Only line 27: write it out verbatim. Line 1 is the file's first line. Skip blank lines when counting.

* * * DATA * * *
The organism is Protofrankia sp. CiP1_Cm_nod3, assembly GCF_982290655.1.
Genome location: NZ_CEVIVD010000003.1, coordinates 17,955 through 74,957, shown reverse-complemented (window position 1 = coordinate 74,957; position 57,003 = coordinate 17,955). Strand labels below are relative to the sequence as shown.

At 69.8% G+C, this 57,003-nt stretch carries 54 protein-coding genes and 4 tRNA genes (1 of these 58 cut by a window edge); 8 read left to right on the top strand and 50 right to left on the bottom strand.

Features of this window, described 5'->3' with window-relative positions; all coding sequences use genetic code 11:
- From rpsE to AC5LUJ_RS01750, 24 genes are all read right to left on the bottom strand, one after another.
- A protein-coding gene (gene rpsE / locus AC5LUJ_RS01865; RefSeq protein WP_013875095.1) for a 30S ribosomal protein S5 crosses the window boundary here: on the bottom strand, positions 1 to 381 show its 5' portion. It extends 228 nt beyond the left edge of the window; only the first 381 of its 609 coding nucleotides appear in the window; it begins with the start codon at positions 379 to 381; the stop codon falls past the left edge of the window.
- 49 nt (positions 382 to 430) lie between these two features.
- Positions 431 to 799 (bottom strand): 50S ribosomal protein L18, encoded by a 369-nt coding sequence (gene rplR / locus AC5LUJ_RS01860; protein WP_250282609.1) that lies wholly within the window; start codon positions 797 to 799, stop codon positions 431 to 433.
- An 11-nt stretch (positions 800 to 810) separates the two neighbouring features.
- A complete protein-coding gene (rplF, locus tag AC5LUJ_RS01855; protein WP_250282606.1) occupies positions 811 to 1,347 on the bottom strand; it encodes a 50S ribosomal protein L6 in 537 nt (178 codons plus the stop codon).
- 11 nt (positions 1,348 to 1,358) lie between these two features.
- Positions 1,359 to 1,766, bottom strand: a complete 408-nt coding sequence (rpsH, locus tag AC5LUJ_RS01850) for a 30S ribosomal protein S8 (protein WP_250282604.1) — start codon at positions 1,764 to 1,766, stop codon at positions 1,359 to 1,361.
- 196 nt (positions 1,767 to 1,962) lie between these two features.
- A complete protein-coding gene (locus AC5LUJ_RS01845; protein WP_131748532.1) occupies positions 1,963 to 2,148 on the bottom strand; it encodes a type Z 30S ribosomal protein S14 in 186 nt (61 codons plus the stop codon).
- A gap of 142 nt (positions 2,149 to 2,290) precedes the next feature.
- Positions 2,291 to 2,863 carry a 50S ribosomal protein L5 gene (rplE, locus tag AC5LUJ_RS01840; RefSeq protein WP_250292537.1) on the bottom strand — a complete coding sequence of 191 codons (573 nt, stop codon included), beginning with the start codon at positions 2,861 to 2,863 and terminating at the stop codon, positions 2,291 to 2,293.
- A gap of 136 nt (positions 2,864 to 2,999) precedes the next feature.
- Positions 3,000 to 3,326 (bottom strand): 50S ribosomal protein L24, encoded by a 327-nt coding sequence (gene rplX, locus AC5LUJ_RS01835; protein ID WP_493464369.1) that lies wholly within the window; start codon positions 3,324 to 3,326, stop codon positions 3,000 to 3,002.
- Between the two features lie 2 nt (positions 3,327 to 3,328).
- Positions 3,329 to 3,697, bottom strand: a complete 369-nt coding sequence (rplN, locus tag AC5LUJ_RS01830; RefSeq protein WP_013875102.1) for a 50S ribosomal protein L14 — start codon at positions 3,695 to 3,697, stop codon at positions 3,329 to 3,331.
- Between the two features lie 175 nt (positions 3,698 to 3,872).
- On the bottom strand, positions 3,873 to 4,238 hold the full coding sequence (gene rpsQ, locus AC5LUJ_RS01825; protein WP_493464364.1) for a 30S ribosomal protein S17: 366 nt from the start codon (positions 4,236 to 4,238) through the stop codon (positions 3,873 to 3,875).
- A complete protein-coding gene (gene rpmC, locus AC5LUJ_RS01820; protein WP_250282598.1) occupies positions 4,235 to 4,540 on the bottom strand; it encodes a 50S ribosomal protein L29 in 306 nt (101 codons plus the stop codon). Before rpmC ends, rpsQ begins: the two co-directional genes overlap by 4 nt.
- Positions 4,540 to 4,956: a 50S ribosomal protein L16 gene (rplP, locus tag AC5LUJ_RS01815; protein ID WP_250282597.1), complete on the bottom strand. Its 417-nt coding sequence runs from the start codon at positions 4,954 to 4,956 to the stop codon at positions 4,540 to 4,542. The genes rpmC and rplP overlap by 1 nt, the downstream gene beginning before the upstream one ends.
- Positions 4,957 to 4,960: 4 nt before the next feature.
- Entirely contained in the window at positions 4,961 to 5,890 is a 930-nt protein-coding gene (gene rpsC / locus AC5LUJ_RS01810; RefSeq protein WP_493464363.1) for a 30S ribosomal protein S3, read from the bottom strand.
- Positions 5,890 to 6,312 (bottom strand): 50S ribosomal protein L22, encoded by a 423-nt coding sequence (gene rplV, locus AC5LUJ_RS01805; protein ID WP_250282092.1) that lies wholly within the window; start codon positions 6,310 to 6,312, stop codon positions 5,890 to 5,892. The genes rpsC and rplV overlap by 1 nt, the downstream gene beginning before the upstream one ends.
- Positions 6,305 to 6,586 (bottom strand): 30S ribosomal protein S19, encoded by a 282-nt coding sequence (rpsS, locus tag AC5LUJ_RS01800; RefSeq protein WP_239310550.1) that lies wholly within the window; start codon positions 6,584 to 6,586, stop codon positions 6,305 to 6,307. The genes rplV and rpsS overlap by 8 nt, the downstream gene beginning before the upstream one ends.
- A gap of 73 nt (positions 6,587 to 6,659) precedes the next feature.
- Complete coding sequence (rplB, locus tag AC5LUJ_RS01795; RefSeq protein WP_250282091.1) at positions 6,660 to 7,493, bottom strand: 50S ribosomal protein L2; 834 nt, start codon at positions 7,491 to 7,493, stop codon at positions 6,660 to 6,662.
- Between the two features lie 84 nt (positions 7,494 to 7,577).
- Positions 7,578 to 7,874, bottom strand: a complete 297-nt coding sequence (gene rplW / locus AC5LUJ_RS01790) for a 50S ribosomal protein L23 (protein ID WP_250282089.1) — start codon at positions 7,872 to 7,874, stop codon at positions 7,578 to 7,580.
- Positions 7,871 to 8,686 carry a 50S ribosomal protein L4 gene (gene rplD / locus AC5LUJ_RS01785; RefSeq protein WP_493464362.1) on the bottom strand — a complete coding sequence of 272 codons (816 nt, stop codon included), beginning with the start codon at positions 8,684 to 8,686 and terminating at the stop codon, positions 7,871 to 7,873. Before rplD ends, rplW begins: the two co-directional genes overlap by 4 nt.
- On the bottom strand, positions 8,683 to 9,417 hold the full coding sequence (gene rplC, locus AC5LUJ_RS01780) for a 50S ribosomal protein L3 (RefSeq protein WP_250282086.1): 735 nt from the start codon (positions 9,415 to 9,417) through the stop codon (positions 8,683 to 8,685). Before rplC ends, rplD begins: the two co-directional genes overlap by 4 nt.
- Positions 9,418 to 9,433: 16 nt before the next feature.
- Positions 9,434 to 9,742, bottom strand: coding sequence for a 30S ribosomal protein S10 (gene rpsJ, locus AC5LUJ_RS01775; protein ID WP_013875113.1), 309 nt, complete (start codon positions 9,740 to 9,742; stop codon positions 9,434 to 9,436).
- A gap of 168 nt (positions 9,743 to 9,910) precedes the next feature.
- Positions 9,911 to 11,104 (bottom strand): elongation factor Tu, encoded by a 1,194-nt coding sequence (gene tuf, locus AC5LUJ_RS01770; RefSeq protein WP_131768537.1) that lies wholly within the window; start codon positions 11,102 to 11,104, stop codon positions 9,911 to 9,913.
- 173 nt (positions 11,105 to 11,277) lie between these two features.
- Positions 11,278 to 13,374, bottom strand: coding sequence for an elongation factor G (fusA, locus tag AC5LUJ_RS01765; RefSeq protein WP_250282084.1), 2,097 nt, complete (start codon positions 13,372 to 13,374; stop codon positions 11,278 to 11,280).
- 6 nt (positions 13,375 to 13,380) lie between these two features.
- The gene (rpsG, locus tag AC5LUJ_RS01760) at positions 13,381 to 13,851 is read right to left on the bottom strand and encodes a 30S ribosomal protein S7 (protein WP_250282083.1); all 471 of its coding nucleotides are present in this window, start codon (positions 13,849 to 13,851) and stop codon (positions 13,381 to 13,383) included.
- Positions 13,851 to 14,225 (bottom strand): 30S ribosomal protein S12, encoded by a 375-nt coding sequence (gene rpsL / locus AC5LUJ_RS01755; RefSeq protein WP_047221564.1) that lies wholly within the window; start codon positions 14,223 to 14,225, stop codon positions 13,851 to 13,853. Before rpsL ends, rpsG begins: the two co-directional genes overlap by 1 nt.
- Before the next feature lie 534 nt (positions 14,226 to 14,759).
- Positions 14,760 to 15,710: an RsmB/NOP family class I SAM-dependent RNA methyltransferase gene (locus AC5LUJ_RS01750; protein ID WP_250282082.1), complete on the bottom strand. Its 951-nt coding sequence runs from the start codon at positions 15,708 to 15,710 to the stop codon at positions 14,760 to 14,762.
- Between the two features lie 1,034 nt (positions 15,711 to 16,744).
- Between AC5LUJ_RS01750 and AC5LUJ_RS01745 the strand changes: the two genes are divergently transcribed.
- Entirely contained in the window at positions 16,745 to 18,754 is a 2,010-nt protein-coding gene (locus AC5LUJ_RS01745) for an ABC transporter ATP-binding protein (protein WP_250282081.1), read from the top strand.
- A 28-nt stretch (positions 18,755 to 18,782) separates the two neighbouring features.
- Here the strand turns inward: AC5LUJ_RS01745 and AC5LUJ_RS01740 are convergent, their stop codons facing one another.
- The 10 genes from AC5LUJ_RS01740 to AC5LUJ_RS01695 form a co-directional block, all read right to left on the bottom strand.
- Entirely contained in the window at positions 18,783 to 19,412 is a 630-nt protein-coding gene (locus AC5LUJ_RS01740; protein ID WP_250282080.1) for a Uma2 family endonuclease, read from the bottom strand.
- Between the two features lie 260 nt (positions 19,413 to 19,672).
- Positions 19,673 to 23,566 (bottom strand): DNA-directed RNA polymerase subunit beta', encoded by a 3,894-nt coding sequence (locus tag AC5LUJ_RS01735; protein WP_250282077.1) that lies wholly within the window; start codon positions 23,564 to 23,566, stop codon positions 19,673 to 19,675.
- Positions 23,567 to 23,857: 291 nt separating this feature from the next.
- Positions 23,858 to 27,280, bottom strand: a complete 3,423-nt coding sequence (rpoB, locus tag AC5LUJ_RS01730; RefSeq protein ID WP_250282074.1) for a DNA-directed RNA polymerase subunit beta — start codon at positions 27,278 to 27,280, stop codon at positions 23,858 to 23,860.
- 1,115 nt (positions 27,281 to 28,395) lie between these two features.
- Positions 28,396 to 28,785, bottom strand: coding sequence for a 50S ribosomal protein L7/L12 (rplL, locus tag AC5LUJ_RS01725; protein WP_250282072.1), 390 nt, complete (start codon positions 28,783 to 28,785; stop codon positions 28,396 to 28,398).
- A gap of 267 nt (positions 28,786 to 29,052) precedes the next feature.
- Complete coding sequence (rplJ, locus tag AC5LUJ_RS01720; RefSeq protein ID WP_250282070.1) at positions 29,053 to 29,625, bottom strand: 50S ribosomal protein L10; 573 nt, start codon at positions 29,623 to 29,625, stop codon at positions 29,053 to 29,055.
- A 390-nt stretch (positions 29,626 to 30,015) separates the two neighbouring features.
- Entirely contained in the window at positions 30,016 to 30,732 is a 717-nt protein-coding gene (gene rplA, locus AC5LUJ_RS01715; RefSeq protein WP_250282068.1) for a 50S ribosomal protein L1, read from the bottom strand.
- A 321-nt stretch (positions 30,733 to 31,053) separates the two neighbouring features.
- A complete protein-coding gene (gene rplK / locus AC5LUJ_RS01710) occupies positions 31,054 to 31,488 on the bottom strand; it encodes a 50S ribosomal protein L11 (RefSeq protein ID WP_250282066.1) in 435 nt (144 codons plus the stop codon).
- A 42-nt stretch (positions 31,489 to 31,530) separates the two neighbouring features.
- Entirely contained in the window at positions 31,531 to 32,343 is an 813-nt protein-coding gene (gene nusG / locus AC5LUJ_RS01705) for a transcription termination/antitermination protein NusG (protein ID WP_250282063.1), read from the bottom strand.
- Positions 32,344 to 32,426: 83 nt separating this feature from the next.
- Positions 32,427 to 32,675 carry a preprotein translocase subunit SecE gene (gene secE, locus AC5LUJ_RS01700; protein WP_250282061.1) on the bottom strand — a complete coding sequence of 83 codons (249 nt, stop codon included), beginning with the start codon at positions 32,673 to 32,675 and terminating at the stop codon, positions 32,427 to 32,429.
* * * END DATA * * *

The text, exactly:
- Positions 5,890 to 6,312 (bottom strand): 50S ribosomal protein L22, encoded by a 423-nt coding sequence (gene rplV, locus AC5LUJ_RS01805; protein ID WP_250282092.1) that lies wholly within the window; start codon positions 6,310 to 6,312, stop codon positions 5,890 to 5,892. The genes rpsC and rplV overlap by 1 nt, the downstream gene beginning before the upstream one ends.